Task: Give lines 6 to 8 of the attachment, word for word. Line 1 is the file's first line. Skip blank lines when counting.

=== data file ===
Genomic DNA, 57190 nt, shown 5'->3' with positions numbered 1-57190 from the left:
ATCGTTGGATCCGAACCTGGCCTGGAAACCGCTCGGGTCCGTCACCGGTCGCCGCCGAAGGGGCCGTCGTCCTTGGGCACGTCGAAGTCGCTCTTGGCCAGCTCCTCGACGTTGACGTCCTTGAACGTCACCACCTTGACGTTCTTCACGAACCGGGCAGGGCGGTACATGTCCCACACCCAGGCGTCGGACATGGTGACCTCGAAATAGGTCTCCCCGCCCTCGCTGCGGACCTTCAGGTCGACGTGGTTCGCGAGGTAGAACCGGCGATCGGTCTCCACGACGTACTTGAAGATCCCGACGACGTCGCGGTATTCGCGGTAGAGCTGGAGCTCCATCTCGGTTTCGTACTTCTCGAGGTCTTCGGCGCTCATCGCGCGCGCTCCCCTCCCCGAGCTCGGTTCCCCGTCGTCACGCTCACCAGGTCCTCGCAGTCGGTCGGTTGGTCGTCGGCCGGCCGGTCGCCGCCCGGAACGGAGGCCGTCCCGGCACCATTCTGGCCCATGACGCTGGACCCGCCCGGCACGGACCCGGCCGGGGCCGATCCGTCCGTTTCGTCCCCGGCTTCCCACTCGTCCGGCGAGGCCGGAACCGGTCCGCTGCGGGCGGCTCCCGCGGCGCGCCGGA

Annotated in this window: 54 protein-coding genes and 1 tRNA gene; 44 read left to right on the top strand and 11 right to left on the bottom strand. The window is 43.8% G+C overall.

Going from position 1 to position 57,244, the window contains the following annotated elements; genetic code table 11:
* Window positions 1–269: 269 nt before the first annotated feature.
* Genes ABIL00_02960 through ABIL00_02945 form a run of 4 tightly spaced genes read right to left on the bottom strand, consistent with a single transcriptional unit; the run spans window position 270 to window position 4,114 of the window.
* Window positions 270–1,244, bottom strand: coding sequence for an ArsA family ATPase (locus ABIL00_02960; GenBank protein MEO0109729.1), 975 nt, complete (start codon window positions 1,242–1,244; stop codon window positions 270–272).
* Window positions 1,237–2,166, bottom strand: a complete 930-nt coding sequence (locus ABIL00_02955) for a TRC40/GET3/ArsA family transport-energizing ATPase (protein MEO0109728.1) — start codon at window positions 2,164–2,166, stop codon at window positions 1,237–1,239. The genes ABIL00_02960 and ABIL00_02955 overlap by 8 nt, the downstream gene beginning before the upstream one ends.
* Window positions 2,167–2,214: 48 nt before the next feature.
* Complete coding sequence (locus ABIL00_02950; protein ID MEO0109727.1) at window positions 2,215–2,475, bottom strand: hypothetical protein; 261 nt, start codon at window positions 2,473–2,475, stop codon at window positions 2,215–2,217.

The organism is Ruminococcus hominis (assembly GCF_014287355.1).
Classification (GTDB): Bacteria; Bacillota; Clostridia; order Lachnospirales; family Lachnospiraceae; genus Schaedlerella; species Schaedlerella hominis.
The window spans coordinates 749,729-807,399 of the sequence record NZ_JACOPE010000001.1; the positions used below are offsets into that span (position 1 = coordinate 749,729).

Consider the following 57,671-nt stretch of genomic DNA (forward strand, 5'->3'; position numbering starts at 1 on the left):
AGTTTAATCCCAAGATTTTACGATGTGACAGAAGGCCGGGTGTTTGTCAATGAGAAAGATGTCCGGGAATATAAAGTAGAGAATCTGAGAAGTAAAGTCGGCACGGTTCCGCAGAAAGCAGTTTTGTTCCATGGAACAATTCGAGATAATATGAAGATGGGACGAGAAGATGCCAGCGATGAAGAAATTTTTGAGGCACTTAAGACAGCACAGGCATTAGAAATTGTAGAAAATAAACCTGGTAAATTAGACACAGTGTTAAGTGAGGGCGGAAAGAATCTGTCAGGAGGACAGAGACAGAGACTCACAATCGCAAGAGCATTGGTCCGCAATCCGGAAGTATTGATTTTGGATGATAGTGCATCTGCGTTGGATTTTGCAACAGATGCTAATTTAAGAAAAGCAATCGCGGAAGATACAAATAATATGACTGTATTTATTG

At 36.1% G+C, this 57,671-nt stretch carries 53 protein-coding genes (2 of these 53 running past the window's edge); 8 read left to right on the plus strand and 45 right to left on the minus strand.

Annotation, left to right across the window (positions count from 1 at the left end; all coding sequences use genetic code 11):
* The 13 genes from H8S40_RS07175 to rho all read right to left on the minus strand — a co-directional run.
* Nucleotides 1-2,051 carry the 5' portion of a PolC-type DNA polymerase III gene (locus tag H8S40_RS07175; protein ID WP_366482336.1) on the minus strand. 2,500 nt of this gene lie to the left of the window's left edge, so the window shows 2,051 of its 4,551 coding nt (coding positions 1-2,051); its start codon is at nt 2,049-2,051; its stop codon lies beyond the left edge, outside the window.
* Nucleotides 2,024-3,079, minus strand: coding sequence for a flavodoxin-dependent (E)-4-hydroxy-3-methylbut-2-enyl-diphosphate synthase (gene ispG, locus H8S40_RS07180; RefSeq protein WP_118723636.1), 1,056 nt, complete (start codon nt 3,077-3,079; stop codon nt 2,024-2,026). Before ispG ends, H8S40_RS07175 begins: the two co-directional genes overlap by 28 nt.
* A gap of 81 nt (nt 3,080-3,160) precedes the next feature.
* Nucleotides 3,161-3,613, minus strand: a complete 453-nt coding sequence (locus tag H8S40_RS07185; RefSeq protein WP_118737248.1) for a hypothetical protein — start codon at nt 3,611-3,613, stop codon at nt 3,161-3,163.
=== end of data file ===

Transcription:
* Genes ABIL00_02960 through ABIL00_02945 form a run of 4 tightly spaced genes read right to left on the bottom strand, consistent with a single transcriptional unit; the run spans window position 270 to window position 4,114 of the window.
* Window positions 270–1,244, bottom strand: coding sequence for an ArsA family ATPase (locus ABIL00_02960; GenBank protein MEO0109729.1), 975 nt, complete (start codon window positions 1,242–1,244; stop codon window positions 270–272).
* Window positions 1,237–2,166, bottom strand: a complete 930-nt coding sequence (locus ABIL00_02955) for a TRC40/GET3/ArsA family transport-energizing ATPase (protein MEO0109728.1) — start codon at window positions 2,164–2,166, stop codon at window positions 1,237–1,239. The genes ABIL00_02960 and ABIL00_02955 overlap by 8 nt, the downstream gene beginning before the upstream one ends.